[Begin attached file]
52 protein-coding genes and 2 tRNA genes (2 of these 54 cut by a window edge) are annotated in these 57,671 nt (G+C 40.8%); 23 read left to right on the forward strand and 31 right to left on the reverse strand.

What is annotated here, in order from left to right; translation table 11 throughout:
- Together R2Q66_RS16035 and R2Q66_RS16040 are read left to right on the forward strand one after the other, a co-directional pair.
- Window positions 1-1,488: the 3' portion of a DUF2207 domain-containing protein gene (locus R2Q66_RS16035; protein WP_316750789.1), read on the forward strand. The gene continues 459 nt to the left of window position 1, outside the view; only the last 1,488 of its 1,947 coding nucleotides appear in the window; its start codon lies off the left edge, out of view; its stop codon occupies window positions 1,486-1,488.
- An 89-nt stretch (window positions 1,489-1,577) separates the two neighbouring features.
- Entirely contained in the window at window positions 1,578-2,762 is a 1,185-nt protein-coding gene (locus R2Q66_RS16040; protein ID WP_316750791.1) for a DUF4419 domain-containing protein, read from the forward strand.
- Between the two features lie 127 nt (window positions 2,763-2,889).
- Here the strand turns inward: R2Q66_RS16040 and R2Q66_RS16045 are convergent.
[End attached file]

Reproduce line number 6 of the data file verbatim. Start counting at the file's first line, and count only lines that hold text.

- Entirely contained in the window at window positions 1,578-2,762 is a 1,185-nt protein-coding gene (locus R2Q66_RS16040; protein ID WP_316750791.1) for a DUF4419 domain-containing protein, read from the forward strand.